What makes the wheat stem sawfly such a major pest in the grasslands of North America? An international study co-led by SIB researchers at the University of Lausanne unravels its genome...

  • DNA loops and smoke rings have a lot in common

    Why do DNA loops forming different knot types sediment at different speeds? Researchers from SIB, UNIL and EPFL joined forces with Polish colleagues to answer this question.

  • DNA, a (hyper)winding road

    When it comes to packaging large amounts of information into tiny volumes, biology and physics often buddy up to reach creative solutions. The problem is even more complex with DNA, as the compacted information must also remain accessible to the...

  • Emmanouil Dermitzakis receives prestigious award

    SIB’s Group Leader Emmanouil Dermitzakis, Professor of Genetics in the Department of Genetic Medicine and Development (University of Geneva Medical School), was awarded the 2017 Bodossaki Foundation Scientific Award in the field of Biosciences...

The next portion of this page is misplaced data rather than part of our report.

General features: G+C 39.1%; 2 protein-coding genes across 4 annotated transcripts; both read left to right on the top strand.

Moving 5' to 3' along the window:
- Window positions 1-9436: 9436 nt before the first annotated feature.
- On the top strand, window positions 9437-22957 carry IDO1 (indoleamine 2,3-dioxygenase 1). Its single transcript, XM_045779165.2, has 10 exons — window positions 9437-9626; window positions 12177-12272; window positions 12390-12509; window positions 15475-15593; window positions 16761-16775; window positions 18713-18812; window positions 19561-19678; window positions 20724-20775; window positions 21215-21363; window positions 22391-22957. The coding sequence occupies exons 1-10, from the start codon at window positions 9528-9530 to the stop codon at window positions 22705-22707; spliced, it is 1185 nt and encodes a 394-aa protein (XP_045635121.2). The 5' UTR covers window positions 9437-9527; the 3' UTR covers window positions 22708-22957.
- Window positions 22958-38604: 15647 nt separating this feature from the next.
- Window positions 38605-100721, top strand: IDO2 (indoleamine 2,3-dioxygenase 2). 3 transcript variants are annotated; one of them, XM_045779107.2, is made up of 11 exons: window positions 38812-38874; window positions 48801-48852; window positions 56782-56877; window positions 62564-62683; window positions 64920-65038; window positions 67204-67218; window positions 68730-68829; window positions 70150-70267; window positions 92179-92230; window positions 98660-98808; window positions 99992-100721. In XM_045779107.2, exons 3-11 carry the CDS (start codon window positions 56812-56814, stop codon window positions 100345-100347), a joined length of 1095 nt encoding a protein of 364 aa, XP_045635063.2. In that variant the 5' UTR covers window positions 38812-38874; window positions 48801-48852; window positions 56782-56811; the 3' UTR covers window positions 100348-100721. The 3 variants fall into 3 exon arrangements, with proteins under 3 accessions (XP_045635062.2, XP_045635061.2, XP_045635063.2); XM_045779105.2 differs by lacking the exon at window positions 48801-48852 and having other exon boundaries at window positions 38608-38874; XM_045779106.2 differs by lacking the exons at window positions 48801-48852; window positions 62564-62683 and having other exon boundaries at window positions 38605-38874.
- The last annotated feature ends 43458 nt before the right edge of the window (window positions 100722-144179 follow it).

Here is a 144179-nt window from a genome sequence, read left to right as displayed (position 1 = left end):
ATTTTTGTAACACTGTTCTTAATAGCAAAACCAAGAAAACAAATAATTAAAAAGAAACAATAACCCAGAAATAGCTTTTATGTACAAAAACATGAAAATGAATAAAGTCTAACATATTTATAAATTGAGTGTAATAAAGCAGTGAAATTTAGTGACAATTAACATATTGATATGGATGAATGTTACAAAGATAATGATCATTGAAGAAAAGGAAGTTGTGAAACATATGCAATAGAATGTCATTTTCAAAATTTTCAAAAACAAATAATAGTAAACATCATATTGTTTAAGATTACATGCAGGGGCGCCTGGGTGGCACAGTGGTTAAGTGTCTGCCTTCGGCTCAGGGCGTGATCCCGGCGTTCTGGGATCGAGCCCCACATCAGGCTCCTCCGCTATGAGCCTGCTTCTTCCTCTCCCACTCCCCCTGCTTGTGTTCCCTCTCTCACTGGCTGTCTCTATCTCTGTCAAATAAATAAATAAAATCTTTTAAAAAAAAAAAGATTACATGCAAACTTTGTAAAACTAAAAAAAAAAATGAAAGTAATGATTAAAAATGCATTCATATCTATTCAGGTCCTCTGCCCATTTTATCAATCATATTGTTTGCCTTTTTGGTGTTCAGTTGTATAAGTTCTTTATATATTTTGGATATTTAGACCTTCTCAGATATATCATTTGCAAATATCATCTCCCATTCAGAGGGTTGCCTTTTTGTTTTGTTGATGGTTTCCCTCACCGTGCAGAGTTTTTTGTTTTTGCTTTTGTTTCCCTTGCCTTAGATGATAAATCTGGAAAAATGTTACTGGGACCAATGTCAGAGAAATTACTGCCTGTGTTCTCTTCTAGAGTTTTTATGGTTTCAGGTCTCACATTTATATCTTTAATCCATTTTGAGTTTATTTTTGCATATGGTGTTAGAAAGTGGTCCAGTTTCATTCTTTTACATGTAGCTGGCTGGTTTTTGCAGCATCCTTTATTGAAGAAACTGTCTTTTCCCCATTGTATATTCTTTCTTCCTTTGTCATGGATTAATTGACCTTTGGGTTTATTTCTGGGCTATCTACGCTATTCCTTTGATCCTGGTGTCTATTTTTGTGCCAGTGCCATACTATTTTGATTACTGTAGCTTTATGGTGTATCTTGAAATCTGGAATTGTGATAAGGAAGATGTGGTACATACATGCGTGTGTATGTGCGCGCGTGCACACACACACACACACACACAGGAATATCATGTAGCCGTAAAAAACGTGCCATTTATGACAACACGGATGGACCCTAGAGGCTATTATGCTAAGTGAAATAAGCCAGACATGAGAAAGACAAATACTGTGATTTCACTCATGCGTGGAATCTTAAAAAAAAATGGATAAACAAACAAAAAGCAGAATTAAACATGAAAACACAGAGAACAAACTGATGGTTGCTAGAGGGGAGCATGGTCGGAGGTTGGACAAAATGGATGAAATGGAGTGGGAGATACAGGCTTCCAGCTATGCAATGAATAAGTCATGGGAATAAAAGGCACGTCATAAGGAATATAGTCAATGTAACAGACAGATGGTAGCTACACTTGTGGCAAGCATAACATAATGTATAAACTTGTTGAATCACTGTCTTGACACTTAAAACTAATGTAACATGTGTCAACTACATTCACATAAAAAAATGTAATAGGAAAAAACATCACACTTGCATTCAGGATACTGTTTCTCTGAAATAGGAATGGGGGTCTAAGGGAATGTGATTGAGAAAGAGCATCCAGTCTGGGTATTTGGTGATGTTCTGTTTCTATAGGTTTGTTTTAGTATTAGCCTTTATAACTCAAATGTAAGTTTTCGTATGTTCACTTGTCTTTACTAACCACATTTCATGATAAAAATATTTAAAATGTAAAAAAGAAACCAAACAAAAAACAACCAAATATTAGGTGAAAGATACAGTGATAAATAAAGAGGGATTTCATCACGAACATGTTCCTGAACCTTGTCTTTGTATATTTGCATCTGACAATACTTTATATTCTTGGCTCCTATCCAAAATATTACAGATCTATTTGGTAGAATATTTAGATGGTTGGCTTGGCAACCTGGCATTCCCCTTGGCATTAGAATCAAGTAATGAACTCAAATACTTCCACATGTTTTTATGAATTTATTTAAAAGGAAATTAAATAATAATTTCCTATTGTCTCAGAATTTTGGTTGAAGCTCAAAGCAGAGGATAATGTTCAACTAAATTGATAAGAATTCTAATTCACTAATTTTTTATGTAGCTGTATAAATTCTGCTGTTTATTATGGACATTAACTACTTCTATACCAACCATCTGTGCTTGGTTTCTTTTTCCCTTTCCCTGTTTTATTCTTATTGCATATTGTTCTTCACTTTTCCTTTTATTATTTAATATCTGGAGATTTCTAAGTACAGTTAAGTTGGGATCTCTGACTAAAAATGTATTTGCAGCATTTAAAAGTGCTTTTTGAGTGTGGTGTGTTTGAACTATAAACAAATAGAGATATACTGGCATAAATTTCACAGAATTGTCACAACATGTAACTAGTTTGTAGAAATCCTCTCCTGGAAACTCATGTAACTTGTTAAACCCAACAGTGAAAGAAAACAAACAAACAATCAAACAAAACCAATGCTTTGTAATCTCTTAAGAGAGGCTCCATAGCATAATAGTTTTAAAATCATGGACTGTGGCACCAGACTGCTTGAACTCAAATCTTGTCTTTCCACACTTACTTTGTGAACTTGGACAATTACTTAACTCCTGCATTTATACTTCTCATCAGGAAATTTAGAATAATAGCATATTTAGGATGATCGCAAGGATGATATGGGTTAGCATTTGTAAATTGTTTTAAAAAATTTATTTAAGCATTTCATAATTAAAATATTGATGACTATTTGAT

• Emmanouil Manolis Dermitzakis's group

    What we do Our group has a strong interest in population genomics and genetics of complex traits. We use various methodologies to understand the role of genetic variation in phenotypic variation and what fraction of genetic variation is harboured...

  • Erik van Nimwegen's group

    What we do Our main research interest in the Genome Systems Biology (GSB) Group is the study of genome-wide regulatory systems, in order to reconstruct them from high-throughput molecular data, understand and model how they have evolved, and...

  • Evgeny Zdobnov's group

    What we do The group is active in the fields of comparative genomics and shotgun metagenomics. We study molecular evolution, develop approaches to genomics data analyses, and implement computational pipelines. We apply evolutionary models to...

  • Fat, a personal affair

    Thirteen percent of the world's population suffers from obesity. Obesity is a particularly complex multi-factor disease, and the direct cause of common conditions such as diabetes or hypertension, making it a major health issue.

  • From cancer evolution to personalized therapies

    Being able to predict the resistance or sensitivity of a tumour cell to a drug is a key success-factor of cancer precision therapy. But such a prediction is made difficult by the fact that genetic alterations in tumours change dynamically over time...